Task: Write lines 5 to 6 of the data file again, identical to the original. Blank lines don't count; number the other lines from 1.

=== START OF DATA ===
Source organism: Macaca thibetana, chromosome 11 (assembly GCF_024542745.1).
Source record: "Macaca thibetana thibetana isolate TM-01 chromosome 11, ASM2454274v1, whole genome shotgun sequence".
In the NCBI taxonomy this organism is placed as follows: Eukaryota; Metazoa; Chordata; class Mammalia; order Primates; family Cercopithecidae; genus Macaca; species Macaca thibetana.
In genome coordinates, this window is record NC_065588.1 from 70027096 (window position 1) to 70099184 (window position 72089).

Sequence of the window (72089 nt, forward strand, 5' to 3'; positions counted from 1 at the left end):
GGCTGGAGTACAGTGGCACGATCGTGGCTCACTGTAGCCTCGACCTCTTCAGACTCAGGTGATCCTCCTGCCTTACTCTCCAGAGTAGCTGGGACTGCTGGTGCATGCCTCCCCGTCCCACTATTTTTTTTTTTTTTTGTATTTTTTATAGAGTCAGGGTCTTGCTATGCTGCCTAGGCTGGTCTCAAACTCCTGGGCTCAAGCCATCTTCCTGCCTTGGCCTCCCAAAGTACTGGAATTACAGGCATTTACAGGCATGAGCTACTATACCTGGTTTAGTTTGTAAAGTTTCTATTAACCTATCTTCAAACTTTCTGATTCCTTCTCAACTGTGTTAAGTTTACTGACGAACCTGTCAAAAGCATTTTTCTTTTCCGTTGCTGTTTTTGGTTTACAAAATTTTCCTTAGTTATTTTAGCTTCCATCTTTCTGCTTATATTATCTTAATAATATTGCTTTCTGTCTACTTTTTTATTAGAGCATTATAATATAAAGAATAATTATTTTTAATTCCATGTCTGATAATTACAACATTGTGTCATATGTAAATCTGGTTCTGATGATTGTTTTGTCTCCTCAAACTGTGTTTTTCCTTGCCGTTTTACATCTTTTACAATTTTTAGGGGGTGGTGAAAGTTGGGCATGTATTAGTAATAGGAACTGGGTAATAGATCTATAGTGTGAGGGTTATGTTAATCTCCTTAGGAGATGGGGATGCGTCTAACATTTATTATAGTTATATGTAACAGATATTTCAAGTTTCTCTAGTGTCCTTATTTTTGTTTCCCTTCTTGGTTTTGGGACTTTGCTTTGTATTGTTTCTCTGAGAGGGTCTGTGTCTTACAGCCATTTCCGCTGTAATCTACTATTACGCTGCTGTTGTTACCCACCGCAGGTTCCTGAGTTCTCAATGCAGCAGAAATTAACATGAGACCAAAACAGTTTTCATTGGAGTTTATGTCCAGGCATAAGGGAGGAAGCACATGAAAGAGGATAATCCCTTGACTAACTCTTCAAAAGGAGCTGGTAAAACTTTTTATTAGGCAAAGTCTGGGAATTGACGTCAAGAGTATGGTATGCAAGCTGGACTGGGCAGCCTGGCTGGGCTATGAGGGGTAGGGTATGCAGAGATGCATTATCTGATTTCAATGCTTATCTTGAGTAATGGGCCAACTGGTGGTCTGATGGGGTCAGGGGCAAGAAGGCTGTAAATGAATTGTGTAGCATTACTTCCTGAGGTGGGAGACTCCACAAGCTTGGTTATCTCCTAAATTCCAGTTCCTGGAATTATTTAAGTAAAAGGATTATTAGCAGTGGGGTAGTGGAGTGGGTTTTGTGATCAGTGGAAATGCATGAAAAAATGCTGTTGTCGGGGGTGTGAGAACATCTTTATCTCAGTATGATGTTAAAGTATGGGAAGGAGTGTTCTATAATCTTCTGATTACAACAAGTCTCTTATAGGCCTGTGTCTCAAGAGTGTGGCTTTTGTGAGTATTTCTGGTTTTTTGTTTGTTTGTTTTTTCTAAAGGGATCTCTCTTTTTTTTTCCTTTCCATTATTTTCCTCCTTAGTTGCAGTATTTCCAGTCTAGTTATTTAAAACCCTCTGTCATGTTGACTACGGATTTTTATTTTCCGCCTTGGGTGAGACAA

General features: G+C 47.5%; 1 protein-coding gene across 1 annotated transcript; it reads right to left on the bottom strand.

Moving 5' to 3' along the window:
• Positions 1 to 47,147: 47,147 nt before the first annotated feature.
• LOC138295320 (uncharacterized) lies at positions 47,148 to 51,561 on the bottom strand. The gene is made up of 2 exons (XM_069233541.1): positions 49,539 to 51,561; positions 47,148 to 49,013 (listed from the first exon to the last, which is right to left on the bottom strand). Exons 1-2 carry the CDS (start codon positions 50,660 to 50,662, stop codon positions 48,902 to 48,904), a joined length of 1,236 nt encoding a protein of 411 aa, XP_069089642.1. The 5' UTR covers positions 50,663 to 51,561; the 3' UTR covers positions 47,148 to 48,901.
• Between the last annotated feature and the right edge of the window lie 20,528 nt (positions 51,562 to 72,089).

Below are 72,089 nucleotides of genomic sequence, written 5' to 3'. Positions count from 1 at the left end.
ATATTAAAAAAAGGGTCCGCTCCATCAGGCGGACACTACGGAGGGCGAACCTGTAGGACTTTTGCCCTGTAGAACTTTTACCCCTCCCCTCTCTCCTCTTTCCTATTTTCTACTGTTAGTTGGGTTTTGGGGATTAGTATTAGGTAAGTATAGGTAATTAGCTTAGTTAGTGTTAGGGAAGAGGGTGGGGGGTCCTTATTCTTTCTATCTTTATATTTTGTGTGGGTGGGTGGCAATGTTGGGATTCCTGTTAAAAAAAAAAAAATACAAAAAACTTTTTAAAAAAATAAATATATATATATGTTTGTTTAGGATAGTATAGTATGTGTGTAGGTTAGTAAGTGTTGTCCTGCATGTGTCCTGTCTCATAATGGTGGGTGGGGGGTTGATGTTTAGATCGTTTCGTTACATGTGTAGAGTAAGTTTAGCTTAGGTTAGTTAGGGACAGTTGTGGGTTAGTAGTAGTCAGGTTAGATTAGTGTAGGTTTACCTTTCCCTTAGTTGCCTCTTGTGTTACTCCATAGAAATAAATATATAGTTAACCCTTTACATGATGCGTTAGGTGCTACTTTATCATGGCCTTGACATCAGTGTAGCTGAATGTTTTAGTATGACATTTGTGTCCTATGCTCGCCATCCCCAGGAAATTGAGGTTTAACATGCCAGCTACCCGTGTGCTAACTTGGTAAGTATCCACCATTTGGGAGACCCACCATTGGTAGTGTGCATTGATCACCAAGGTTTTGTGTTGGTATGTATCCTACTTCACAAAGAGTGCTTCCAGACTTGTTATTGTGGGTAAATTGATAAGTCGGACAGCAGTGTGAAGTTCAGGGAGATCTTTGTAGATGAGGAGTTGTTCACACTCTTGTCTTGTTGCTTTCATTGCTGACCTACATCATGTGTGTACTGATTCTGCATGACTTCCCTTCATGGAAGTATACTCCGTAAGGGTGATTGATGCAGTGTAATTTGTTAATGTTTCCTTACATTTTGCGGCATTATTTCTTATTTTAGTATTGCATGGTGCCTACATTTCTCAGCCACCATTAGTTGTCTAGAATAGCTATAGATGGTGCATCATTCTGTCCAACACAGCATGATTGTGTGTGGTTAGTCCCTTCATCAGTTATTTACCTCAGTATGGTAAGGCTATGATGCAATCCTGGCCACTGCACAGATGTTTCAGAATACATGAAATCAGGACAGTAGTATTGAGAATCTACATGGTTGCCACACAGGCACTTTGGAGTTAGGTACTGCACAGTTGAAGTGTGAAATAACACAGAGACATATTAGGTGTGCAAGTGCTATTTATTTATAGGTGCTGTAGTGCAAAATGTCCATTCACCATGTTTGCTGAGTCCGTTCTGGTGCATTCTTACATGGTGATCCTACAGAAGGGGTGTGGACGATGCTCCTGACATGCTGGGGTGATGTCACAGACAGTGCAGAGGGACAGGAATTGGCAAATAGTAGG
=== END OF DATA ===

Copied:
Sequence of the window (72089 nt, forward strand, 5' to 3'; positions counted from 1 at the left end):
GGCTGGAGTACAGTGGCACGATCGTGGCTCACTGTAGCCTCGACCTCTTCAGACTCAGGTGATCCTCCTGCCTTACTCTCCAGAGTAGCTGGGACTGCTGGTGCATGCCTCCCCGTCCCACTATTTTTTTTTTTTTTTGTATTTTTTATAGAGTCAGGGTCTTGCTATGCTGCCTAGGCTGGTCTCAAACTCCTGGGCTCAAGCCATCTTCCTGCCTTGGCCTCCCAAAGTACTGGAATTACAGGCATTTACAGGCATGAGCTACTATACCTGGTTTAGTTTGTAAAGTTTCTATTAACCTATCTTCAAACTTTCTGATTCCTTCTCAACTGTGTTAAGTTTACTGACGAACCTGTCAAAAGCATTTTTCTTTTCCGTTGCTGTTTTTGGTTTACAAAATTTTCCTTAGTTATTTTAGCTTCCATCTTTCTGCTTATATTATCTTAATAATATTGCTTTCTGTCTACTTTTTTATTAGAGCATTATAATATAAAGAATAATTATTTTTAATTCCATGTCTGATAATTACAACATTGTGTCATATGTAAATCTGGTTCTGATGATTGTTTTGTCTCCTCAAACTGTGTTTTTCCTTGCCGTTTTACATCTTTTACAATTTTTAGGGGGTGGTGAAAGTTGGGCATGTATTAGTAATAGGAACTGGGTAATAGATCTATAGTGTGAGGGTTATGTTAATCTCCTTAGGAGATGGGGATGCGTCTAACATTTATTATAGTTATATGTAACAGATATTTCAAGTTTCTCTAGTGTCCTTATTTTTGTTTCCCTTCTTGGTTTTGGGACTTTGCTTTGTATTGTTTCTCTGAGAGGGTCTGTGTCTTACAGCCATTTCCGCTGTAATCTACTATTACGCTGCTGTTGTTACCCACCGCAGGTTCCTGAGTTCTCAATGCAGCAGAAATTAACATGAGACCAAAACAGTTTTCATTGGAGTTTATGTCCAGGCATAAGGGAGGAAGCACATGAAAGAGGATAATCCCTTGACTAACTCTTCAAAAGGAGCTGGTAAAACTTTTTATTAGGCAAAGTCTGGGAATTGACGTCAAGAGTATGGTATGCAAGCTGGACTGGGCAGCCTGGCTGGGCTATGAGGGGTAGGGTATGCAGAGATGCATTATCTGATTTCAATGCTTATCTTGAGTAATGGGCCAACTGGTGGTCTGATGGGGTCAGGGGCAAGAAGGCTGTAAATGAATTGTGTAGCATTACTTCCTGAGGTGGGAGACTCCACAAGCTTGGTTATCTCCTAAATTCCAGTTCCTGGAATTATTTAAGTAAAAGGATTATTAGCAGTGGGGTAGTGGAGTGGGTTTTGTGATCAGTGGAAATGCATGAAAAAATGCTGTTGTCGGGGGTGTGAGAACATCTTTATCTCAGTATGATGTTAAAGTATGGGAAGGAGTGTTCTATAATCTTCTGATTACAACAAGTCTCTTATAGGCCTGTGTCTCAAGAGTGTGGCTTTTGTGAGTATTTCTGGTTTTTTGTTTGTTTGTTTTTTCTAAAGGGATCTCTCTTTTTTTTTCCTTTCCATTATTTTCCTCCTTAGTTGCAGTATTTCCAGTCTAGTTATTTAAAACCCTCTGTCATGTTGACTACGGATTTTTATTTTCCGCCTTGGGTGAGACAA